Fatal crashes are down sharply in Illinois in 2008, as state continues to make gains in saving lives, since Governor Blagojevich signed safety belt enforcement law in 2003
Governor Rod R. Blagojevich today announced that Illinois has continued to make gains in roadway safety in 2008, as the number of motorists and front seat passengers who buckle up in the state edged upwards and exceeded 90 percent for the second straight year. The Illinois Department of Transportation’s (IDOT) Division of Traffic Safety reports the overall number of fatalities on Illinois roads is down by 19 percent on a provisional basis for the first six months of 2008; from 598 in 2007, to 484 in 2008.
In addition, the number of teen fatalities is sharply lower in 2008, with 39 teen fatalities reported in the first six months of 2008 provisionally, compared to 82 in the first six months of 2007; a drop of 52 percent. This reduction coincides with the introduction of the Blagojevich administration’s launch of Operation Teen Safe Driving, a groundbreaking statewide effort to get teens involved in teaching safe driving skills to their peers, along with a set of stringent new teen driving laws, spearheaded by Secretary of State Jesse White.
“Illinois drivers have done a great job of buckling up and reducing fatal crashes in the first half of 2008,” said Governor Blagojevich. “We want to see this trend continue, both for the overall population as well as teen drivers. That’s why Illinois State Police will continue to aggressively enforce the primary safety belt law, and will stop and arrest impaired drivers.”
Since Governor Blagojevich signed the primary enforcement law in July of 2003, safety belt use in Illinois has gone up 14.3 percent, from 76.2 percent in 2003 to 90.5 percent in the statewide survey, just completed by IDOT’s Traffic Safety Division. Prior to enactment of the primary enforcement law, police could not pull a driver over based solely on a safety belt violation. After the law took effect in 2004 and police began aggressive safety belt enforcement, safety belt use climbed to 83% in June of 2004, 86% in June of 2005, 88% percent in June of 2006, 90.1% in 2007, and 90.5% in June of 2008.
“Since the Governor signed the primary safety belt enforcement law, more and more drivers are buckling up and Illinois has seen a historic reduction in traffic fatalities,” said IDOT Secretary Milton R. Sees. “But, there are still too many drivers who are failing to buckle up. That’s why IDOT’s Division of Traffic Safety is going to continue to work with law enforcement and traffic safety advocates to push for zero tolerance toward drivers who fail to heed our warnings: ‘Click It or Ticket!’”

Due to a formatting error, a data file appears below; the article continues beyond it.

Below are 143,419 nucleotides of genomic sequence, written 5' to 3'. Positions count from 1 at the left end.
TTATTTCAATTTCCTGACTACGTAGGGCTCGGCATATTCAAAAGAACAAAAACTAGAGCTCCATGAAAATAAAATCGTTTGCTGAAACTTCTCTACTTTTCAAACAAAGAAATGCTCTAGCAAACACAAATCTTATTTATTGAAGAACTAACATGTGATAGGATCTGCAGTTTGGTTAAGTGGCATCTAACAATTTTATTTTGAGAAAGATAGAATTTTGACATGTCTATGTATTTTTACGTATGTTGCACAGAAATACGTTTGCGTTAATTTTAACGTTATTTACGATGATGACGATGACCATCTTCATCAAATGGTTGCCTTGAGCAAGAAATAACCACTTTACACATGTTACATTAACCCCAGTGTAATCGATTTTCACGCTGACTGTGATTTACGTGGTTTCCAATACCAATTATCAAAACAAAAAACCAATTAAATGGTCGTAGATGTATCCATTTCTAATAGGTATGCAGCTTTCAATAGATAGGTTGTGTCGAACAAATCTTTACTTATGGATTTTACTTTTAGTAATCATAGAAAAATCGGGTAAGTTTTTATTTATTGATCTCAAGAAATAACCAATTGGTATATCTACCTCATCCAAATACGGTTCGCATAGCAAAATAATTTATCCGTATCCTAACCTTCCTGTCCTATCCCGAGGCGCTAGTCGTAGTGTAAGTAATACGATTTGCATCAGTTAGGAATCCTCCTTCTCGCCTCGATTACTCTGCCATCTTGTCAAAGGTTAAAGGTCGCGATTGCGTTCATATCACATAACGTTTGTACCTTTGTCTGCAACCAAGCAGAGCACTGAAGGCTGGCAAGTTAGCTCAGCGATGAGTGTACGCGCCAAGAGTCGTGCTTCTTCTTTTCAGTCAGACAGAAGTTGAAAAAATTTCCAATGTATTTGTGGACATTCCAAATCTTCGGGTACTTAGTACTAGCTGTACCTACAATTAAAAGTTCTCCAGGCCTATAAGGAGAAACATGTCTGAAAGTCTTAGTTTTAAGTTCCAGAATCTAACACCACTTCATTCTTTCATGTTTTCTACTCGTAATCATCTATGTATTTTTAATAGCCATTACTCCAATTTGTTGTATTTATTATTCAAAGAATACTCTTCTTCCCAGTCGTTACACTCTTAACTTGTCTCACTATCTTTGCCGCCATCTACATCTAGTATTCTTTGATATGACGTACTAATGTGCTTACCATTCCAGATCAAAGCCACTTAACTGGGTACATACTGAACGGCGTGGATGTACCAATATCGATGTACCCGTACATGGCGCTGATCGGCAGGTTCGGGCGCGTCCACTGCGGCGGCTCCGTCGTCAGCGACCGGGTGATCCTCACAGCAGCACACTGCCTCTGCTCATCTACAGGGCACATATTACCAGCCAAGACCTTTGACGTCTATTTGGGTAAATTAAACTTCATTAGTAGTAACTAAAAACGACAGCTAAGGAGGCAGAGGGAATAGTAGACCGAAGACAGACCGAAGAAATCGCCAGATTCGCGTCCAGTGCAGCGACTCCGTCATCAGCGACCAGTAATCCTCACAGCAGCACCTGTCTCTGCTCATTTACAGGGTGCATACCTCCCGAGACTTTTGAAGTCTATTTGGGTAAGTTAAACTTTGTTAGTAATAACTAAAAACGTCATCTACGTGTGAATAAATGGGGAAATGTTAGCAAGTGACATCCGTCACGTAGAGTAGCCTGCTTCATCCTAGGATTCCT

Only 13 states in the country attained that level of safety belt use last year. In addition to more people wearing their safety belts, fatalities on Illinois roads have steadily declined since Governor Blagojevich signed the primary safety belt enforcement law. In 2003, there were 1,454 total fatalities; in 2004, there were 1,355; in 2005, there were 1,363; in 2006, there were 1,254; and, in 2007, there were 1,248. The past two years have seen the lowest number of traffic fatalities since 1924, when there were 1,065.
For the first six months of 2008, IDOT has recorded reductions in a number of subcategories, including motorcycle fatalities, which are down from 65 in the first six months of 2007, to 54 in a provisional basis for 2008. In addition, fatalities on the Interstate highway system are down, from 72 in the first six months of 2007, to 54 provisionally in the first six months of 2008.
“There is an obvious correlation between safety belt use and the fatality rate. Although the historically low fatality rates and record safety belt use is certainly encouraging, the Illinois State Police will continue with our efforts to further reduce fatalities and to increase safety belt use,” said Illinois State Police Director Larry G. Trent. “If motorists choose not to buckle up, they will receive a ticket.”
For more information about IDOT safety programs, go to www.buckleupillinois.org.